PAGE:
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Jenkins v. United States

United States District Court, S.D. Indiana, New Albany Division

August 20, 2018

ROBERT D. JENKINS, Petitioner,
v.
UNITED STATES OF AMERICA, Respondent.

          ORDER DENYING MOTION FOR RELIEF PURSUANT TO 28 U.S.C. § 2255 AND DENYING A CERTIFICATE OF APPEALABILITY

          SARAH EVANS BARKER, JUDGE

         For the reasons discussed in this Entry, the motion of Robert D. Jenkins for relief pursuant to 28 U.S.C. § 2255 must be denied and the action dismissed with prejudice. In addition, the Court finds that a certificate of appealability should not issue.

         I. § 2255 Motion Standards

         A motion pursuant to 28 U.S.C. § 2255 is the presumptive means by which a federal prisoner can challenge his conviction or sentence. See Davis v. United States, 417 U.S. 333, 343 (1974). A court may grant relief from a federal conviction or sentence pursuant to § 2255 "upon the ground that the sentence was imposed in violation of the Constitution or laws of the United States, or that the court was without jurisdiction to impose such sentence, or that the sentence was in excess of the maximum authorized by law, or is otherwise subject to collateral attack." 28 U. S.C. § 2255(a). The scope of relief available under § 2255 is narrow, limited to "an error of law that is jurisdictional, constitutional, or constitutes a fundamental defect which inherently results in a complete miscarriage of justice." Borre v. United States, 940 F.2d 215, 217 (7th Cir. 1991) (internal citations omitted).

         II. Factual Background

         On June 2, 2015, Mr. Jenkins was charged in count one of an Indictment with production of child pornography in violation of 18 U.S.C. § 2251(a). See USA v. Jenkins, 4:15-cr-00016-SEB-VTW-1 (hereinafter "Crim. Dkt"), dkt. 12.

         On August 2, 2016, with the assistance of appointed counsel, Mr. Jenkins filed a petition to enter a guilty plea and a plea agreement. Crim. Dkt. 41. The plea agreement explained that Mr. Jenkins's offense would ordinarily be punishable by a sentence of no more than 30 years' imprisonment; a fine of not more than $250,000, and up to a lifetime of supervised release following any term of imprisonment. Id. at 1. Mr. Jenkins and the United States also stipulated to and agreed that there were sufficient facts to support his plea of guilty. Id. at 2, 7. Mr. Jenkins further agreed that the determination of his sentence was within the discretion of the Court, and even if the Court decided to impose a sentence different than recommended by either party or determined a different advisory sentencing guideline range for any reason, he would not be permitted to withdraw his plea of guilty for that reason and would be bound by his plea of guilty. Id. at 2-3. The parties did not agree to a specific sentence. Id. at 4. Finally, Mr. Jenkins agreed to waive the right to appeal or otherwise challenge his conviction. Id. at 9-10. He agreed to waive his right to appeal or challenge his sentence if the Court sentenced him to a term of imprisonment within the advisory sentencing guidelines range determined by the Court. Id. at 9. He also agreed not to contest, or seek to modify, his conviction or sentence or the manner in which either was determined in any collateral attack, including an action under "18 U.S.C. § 2255" except for allegations of ineffective assistance of counsel. Id. at 9-10. The United States submitted a statement of evidence on August 30, 2016. Crim. Dkt. 44.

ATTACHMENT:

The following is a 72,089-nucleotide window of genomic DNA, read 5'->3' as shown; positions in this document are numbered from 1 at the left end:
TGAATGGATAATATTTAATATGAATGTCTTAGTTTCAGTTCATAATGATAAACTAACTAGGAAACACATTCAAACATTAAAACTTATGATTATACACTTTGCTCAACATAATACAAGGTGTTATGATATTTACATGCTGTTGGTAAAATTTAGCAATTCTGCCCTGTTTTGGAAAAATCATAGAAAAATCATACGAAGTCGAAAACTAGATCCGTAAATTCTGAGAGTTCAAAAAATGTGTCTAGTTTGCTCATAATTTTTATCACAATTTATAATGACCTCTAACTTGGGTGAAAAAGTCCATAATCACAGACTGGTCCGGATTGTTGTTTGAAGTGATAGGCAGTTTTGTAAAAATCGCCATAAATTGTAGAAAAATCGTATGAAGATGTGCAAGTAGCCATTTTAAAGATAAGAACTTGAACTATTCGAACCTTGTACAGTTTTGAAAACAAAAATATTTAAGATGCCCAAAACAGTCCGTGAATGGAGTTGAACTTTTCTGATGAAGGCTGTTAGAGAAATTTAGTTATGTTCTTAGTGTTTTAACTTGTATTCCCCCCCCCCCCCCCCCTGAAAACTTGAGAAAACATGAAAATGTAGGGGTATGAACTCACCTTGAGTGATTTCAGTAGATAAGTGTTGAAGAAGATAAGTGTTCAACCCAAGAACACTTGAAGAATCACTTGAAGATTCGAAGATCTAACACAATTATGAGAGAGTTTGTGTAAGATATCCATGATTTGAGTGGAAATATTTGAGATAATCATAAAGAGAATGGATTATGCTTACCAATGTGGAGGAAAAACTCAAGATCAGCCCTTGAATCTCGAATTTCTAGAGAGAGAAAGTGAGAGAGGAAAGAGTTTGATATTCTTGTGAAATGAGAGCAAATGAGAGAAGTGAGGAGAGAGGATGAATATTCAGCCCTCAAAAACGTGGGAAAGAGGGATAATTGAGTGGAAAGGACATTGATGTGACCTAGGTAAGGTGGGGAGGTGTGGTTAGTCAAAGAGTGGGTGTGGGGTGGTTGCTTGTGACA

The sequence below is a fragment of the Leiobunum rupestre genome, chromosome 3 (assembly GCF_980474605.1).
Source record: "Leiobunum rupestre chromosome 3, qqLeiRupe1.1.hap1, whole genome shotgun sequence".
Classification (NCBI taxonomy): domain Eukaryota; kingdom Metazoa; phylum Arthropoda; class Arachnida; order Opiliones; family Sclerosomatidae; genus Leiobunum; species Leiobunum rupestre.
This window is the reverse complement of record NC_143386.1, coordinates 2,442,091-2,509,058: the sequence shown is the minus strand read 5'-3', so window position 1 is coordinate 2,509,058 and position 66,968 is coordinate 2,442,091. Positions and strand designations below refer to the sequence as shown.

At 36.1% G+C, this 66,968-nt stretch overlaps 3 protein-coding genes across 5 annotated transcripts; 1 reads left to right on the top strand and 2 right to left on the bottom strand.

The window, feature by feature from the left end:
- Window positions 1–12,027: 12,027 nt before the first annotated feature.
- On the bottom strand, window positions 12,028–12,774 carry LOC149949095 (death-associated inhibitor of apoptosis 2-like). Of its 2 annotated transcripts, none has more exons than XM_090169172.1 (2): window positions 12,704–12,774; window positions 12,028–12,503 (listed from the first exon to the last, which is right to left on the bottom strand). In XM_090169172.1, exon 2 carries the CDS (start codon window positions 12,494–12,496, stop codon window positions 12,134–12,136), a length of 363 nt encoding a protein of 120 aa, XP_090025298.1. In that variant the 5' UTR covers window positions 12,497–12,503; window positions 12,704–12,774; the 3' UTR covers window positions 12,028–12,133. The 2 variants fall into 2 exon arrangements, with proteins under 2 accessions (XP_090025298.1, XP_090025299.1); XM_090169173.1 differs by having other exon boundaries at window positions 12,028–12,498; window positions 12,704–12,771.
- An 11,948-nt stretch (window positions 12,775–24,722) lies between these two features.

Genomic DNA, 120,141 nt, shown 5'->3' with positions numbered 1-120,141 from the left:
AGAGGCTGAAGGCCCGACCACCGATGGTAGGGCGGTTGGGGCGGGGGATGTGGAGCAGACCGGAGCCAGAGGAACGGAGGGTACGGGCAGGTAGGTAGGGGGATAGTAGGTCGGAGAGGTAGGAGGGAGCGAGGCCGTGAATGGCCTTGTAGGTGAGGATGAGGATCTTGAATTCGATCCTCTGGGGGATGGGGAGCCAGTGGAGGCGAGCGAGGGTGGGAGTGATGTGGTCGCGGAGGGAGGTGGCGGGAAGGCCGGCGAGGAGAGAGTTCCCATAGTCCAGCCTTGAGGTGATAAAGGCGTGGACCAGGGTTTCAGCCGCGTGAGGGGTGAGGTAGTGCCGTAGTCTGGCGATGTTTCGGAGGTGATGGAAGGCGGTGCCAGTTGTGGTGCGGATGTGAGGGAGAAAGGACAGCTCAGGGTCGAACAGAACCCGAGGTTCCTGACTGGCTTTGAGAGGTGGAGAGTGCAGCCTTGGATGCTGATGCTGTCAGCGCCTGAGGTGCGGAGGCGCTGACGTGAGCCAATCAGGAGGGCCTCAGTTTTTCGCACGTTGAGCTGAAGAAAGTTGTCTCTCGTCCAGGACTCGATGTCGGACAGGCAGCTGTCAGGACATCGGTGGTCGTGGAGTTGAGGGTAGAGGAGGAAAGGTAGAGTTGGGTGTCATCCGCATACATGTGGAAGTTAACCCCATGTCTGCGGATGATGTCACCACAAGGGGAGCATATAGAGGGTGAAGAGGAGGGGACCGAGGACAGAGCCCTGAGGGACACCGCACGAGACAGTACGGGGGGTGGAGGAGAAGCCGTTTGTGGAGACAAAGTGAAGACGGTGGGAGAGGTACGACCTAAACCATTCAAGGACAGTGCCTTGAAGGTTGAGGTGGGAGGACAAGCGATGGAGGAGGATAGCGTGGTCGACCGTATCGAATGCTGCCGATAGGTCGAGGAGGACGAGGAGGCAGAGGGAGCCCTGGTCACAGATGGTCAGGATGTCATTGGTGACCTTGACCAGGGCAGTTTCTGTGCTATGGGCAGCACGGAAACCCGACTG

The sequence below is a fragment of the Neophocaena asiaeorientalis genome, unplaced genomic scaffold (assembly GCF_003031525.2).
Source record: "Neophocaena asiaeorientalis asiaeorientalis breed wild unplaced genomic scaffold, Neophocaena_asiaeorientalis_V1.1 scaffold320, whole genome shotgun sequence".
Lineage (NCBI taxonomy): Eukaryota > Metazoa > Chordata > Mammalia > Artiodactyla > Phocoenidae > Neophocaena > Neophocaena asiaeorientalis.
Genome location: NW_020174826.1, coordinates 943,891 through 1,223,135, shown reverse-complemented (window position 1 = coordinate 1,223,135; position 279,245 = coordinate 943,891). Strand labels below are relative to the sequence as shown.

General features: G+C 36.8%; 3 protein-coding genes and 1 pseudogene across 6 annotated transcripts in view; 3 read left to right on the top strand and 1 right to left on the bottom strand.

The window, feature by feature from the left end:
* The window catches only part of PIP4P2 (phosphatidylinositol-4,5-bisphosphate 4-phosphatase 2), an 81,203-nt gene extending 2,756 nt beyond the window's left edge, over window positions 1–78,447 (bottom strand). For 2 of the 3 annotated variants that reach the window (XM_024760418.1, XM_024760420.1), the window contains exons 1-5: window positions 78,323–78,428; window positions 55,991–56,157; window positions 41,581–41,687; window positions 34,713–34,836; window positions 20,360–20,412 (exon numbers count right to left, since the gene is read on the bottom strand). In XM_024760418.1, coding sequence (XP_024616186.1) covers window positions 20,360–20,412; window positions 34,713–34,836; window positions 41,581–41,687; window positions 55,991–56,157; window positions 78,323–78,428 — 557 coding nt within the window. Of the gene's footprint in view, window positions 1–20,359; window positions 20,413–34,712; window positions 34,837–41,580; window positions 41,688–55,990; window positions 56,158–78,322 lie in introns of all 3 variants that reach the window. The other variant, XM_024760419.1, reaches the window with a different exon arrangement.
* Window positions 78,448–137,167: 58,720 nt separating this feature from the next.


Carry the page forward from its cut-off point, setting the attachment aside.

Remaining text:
The change of plea hearing was held on August 31, 2016. Crim. Dkt. 45; Crim. Dkt. 66. At the hearing, the Court noted that the charged offense was punishable by a maximum of thirty years' imprisonment and a life term of supervised release. Crim. Dkt. 66 at 4. Aside from the statutory boundaries, the plea agreement left the final sentencing decision to the Court. Id. at 6-7. The Court confirmed that Mr. Jenkins understood that, by entering into the plea agreement, he waived his right to a trial and an appeal on the merits. Id. at 7, 15. Mr. Jenkins also waived any right to appeal the supervised release conditions and sentencing so long as the Court sentenced him within the applicable guidelines. Id. at 7-8. Finding that Mr. Jenkins was fully competent and capable of entering an informed plea and that he was aware of the nature of the charges and the consequences of his plea such that his plea of guilty was a knowing and voluntary plea, the Court accepted Mr. Jenkins's plea and adjudged him guilty of the charged offense. Id. at 22.